GPA: severe damage to lungs, kidneys due to autoimmune disease

The autoimmune disease GPA – previously called Wegener’s granulomatosis – is a very serious disease and potentially life-threatening. Inflammation occurs through the mucous tracts and bloodstreams, mainly affecting the lungs and kidneys. The skin and eyes can also be affected, causing tissue to granulate, bleeding and ulcers to occur internally and externally. What does GPA mean, why is rapid diagnosis necessary and how can it be treated?

GPA: severe lung damage

  • Wegener’s granulomatosis
  • Systematic attack
  • Initial GPA complaints
  • Investigate autoantibodies
  • Prednisone treatment

Wegener’s granulomatosis

The disease was initially called Wegener’s granulomatosis, because it was discovered by the German pathologist Wegener. Granulomatosis means that tissue granulates due to inflammation. This is accompanied by a lot of pus. Because it often involves systematic damage to the body, the consequences are also dramatic for the person. The condition as discovered by Wegener affects various organs and can cause noticeable skin wounds. It falls under the group of autoimmune diseases, because the resistance affects foreign elements. What are the characteristic features of the disease?

Systematic attack

The inflammation can be so serious that it causes a lot of damage internally. It mainly occurs in the nose and lung, but can spread to other parts of the body. Think of the kidneys, skin, eyes, nerves and the fecal tract. It can occur in any part of the body, but in most cases it involves a growing inflammation of tissues and organs. The inflammation spreads quickly throughout the body, affecting the lining of veins and mucous membranes. Initially these are vague complaints, which are caused by the dormant condition. As the disease grows, the physical problems also increase.

Initial GPA complaints

Before the condition strikes as a major illness, there are recognizable signs for diagnosis. This concerns complaints such as persistent fever with a cold, which are accompanied by a decrease in weight. In addition, fatigue increases, partly due to deteriorated lung function. Due to increasing stress, acidification and inflammation, the joints are affected, causing the person to experience complete discomfort. In the subsequent stages, additional body parts will be affected. Think of the throat, eyes and nose where sinusitis with various bleeding conditions may apply. In three quarters of cases, the lungs, nose, throat and kidneys are affected. In a quarter of the cases there is 100% damage to the respiratory tract. The skin will also react due to vascular disorders, which may include blood spots, bruises, ulcers and pus. Sometimes it leads to large painful ulcerated open spots on the hands and legs together with nerve loss. Please note that the pericardium can also be affected by the condition. Life-threatening cardiac tamponade can be caused by pericarditis.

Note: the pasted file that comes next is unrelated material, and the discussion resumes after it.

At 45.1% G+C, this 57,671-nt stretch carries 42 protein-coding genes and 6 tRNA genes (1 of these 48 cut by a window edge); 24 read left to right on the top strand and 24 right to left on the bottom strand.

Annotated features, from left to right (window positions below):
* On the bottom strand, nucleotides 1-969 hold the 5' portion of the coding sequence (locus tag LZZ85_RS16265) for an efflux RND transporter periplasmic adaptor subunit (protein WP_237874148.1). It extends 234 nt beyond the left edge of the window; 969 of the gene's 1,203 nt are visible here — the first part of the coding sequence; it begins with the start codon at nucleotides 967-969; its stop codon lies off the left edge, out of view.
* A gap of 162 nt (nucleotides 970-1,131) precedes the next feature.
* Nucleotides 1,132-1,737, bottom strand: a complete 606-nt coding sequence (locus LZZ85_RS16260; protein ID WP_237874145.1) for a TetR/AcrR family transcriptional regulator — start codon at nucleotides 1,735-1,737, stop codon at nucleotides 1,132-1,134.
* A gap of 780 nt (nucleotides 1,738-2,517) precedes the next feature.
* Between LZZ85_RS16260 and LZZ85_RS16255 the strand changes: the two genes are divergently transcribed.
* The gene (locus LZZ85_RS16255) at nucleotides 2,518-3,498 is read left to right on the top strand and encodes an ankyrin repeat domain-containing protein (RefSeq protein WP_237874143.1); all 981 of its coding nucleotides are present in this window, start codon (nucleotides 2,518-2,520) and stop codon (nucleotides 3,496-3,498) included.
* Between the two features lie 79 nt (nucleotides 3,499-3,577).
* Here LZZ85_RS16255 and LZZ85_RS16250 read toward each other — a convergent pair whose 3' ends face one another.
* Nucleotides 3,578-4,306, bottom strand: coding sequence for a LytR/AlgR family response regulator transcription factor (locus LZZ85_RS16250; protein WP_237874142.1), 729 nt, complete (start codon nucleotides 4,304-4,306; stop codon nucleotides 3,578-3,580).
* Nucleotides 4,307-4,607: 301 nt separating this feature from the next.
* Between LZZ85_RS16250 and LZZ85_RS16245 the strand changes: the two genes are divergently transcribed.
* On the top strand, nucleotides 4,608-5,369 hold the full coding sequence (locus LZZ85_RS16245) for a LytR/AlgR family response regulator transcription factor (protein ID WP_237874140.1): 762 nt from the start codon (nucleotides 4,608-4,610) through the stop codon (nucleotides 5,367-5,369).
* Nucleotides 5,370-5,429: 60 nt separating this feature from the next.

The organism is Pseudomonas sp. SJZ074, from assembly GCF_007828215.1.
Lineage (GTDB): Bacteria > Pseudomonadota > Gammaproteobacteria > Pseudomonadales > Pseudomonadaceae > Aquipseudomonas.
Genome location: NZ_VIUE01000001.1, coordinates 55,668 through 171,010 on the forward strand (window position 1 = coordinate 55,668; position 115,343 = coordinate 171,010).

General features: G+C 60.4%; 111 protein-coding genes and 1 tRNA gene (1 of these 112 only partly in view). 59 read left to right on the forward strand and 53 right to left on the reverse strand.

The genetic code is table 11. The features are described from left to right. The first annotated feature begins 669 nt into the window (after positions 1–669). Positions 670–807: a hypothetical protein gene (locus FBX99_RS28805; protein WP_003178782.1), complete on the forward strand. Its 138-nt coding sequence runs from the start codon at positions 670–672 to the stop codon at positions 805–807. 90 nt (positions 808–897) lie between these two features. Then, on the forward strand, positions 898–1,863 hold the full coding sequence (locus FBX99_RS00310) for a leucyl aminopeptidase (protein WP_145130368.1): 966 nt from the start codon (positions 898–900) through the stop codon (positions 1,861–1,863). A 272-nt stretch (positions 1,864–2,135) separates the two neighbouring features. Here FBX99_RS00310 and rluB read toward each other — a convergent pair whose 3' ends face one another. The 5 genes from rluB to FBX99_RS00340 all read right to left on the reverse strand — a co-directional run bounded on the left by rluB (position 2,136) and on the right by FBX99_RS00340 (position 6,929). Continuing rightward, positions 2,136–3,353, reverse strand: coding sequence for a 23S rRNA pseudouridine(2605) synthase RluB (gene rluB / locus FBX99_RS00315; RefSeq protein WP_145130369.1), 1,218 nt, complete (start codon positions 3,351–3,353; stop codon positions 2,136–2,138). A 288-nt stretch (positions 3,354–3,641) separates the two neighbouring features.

Investigate autoantibodies

Because the consequences of the disease are serious, it is necessary to recognize it quickly. The initial complaints in combination with progressive deterioration of body functioning should be taken seriously. There must be a medically appropriate response. The sooner the correct medication is administered, the better it is for the patient. To obtain a definitive answer, the ACPA test is carried out. This tests for the presence of anticytoplasmic antibodies. In ninety percent of the cases, the patient will carry these antibodies. However, there is also uncertainty in this, as the antibodies do not necessarily have to be present at an early stage of the disease. In other words, the disease must be recognized on the basis of the symptoms. Sometimes the diagnosis can take up to a year, because the symptoms are less severe at first and antibodies are not produced.

Prednisone treatment

If it is a mild variant of the disease, it is still a very serious disease. This must certainly be taken seriously, as functioning can still be significantly impaired. Long-term treatment with Prednisone together with methotrexate is standard practice, whereby the medication must be taken for several months in a row. Gradually the severity of the disease will decrease, and the medication will also be reduced. This process can take a year. If it concerns a very severe form of the disease, or systematic GPA, then every effort must be made to prevent death. In that case, high doses of Prednisone are combined with heavy immune system suppressants. If the disease decreases after the medication has taken effect, less severe drugs can also be chosen. The treatment process will last at least one and a half years, after which regular check-ups must also take place. Please note that the EGPA variant also exists and is ten times rarer than GPA.

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